The world is changing. The concepts of Western medicine have shifted in recent years and the public is demanding much more from our health care providers. The use of complementary forms of health care, like acupuncture and Chinese Medicine, is being more accepted by Western medicine.
As an optometrist I see vision problems multiplying at epidemic proportions in our society. Optometrists and ophthalmologists are very concerned with the deterioration they’re seeing in their patient’s vision. For example, macular degeneration.
Macular Degeneration is the leading cause of irreversible blindness in the United States and by the year 2020, an estimated 30 million Americans will be diagnosed with this condition. Although there is no effective treatment in Western medicine at the present time, research and clinical studies have shown that acupuncture, nutrition and microcurrent stimulation go a long way in preventing the disease from progressing to the point of vision loss.
In some cases vision has improved.
Vision problems can be prevented AND improved
Last year at the AAOM meeting in Washington, DC, Dr. Gene Bruno gave a workshop on the use of microcurrent stimulation and macular degeneration. He has been using it with great results in his practice. I was thrilled to see that this information was being shared with the acupuncture community as I feel that it is with the use of acupuncture and Chinese Medicine that many of the visual conditions we see today can be helped.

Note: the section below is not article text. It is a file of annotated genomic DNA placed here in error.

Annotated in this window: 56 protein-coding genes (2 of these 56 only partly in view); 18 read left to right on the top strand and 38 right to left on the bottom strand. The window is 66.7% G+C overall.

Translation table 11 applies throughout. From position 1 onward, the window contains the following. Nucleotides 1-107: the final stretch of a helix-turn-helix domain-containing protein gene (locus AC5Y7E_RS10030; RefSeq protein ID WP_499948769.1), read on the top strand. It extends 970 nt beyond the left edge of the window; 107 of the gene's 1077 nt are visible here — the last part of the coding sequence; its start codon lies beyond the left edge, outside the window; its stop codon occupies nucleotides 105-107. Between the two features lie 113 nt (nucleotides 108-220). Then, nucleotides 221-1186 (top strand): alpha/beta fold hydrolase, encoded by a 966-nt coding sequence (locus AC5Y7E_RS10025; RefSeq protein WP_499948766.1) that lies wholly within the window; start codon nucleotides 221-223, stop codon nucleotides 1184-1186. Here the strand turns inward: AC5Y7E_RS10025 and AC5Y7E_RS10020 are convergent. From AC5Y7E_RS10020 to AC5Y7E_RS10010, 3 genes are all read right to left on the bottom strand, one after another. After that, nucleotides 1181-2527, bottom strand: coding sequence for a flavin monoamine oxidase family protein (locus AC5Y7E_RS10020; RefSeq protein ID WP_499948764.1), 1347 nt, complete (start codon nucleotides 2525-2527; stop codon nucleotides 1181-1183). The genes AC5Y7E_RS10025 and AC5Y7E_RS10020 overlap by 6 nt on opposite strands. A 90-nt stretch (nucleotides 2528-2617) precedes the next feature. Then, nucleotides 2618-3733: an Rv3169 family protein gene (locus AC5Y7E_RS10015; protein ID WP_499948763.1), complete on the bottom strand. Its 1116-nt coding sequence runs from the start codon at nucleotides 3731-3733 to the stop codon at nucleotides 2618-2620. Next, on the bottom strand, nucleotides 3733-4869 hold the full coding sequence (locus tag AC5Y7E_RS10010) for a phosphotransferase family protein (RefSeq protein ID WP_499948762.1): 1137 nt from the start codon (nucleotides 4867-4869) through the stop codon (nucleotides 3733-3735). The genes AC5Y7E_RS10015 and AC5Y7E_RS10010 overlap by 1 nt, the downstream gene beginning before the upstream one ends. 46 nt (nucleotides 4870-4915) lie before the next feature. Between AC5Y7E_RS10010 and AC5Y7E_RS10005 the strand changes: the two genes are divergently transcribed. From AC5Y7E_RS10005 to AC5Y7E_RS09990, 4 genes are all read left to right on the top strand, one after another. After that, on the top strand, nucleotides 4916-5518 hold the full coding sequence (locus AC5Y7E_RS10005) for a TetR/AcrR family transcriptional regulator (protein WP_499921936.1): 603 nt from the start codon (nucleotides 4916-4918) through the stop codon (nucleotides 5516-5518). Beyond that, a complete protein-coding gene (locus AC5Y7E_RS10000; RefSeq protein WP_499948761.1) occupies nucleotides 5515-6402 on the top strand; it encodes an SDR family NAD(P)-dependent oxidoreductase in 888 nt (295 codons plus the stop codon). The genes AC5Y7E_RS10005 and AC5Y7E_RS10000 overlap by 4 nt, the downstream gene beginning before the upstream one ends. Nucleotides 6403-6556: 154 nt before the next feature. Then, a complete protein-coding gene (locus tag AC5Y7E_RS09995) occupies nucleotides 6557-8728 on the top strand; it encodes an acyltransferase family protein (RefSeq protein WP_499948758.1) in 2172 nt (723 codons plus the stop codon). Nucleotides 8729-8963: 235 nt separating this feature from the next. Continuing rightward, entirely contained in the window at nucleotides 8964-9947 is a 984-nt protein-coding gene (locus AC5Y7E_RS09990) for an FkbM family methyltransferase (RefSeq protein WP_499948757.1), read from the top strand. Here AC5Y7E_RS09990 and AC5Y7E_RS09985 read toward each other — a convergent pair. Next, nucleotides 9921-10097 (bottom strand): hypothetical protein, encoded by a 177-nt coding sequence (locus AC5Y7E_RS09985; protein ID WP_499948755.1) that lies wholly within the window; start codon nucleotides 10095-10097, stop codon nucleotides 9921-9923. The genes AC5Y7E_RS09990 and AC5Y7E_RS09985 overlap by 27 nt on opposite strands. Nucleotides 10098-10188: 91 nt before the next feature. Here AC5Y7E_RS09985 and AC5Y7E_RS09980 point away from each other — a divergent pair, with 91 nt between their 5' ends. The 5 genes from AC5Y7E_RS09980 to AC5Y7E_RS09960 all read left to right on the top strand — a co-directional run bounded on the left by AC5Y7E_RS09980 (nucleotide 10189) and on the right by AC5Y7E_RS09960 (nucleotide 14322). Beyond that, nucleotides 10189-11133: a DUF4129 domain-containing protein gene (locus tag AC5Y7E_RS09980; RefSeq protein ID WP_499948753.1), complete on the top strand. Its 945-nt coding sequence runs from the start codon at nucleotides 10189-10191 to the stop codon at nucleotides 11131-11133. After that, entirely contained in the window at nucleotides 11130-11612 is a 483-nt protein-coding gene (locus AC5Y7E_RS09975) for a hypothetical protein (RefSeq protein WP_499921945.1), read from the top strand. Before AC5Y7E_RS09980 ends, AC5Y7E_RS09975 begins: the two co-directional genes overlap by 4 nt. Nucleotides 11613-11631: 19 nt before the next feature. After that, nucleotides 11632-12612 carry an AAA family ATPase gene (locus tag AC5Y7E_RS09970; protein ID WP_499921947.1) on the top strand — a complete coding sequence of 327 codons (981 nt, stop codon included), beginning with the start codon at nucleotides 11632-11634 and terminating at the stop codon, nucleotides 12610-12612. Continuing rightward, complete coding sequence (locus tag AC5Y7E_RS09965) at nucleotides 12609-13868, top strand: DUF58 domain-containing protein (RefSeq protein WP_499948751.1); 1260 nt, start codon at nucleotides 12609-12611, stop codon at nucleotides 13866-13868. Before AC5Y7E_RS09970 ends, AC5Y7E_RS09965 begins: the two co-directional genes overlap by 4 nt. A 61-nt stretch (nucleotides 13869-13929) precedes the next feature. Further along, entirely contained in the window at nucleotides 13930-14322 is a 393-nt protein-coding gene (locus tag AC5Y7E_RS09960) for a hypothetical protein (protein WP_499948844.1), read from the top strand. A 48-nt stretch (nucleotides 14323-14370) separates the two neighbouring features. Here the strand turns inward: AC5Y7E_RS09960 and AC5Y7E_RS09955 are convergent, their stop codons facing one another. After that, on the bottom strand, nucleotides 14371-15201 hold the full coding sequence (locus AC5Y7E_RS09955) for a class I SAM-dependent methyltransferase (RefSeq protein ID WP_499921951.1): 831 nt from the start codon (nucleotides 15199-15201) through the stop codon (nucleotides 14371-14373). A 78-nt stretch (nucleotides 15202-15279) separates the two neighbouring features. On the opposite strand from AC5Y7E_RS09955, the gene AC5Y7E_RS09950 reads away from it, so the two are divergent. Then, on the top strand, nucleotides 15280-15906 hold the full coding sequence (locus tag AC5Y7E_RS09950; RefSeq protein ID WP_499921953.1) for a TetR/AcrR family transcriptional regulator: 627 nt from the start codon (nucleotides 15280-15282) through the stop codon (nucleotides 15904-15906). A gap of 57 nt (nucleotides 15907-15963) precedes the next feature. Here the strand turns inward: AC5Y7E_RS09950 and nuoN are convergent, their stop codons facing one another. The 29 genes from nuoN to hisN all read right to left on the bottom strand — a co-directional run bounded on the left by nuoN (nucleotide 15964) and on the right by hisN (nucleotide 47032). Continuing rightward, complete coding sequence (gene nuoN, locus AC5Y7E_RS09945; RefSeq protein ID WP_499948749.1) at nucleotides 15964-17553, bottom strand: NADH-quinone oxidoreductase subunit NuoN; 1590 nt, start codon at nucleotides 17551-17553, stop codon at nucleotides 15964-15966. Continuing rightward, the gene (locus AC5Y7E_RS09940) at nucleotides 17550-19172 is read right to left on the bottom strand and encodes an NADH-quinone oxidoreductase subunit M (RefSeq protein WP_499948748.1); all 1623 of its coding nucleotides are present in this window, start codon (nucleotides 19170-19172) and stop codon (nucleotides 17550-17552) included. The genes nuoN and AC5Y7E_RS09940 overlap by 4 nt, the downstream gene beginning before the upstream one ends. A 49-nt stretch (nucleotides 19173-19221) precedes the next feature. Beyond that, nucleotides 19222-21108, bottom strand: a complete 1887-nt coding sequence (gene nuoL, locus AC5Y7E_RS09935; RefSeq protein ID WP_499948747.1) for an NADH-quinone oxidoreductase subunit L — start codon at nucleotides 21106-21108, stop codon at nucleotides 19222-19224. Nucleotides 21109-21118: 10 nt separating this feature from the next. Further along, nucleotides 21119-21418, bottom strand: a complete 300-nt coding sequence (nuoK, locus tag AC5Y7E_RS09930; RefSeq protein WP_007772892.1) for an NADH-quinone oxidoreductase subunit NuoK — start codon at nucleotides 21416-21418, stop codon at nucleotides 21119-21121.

What we need is an integrative approach to vision care in this country bringing together the best of both Western and Chinese medicine.
The conventional medical approach wrongly believes that eyesight almost always worsens with age and that nothing can be done about it. It’s almost as if it’s believed the eyes have a mind of their own, and that all we can do is stand idly by as they deteriorate.
One reason for this is because eye care in this country is symptom oriented. In our training as eye doctors, we’re taught that once something goes wrong with your eyes, there’s not much that can be done.
And we’re hardly taught anything about prevention of problems.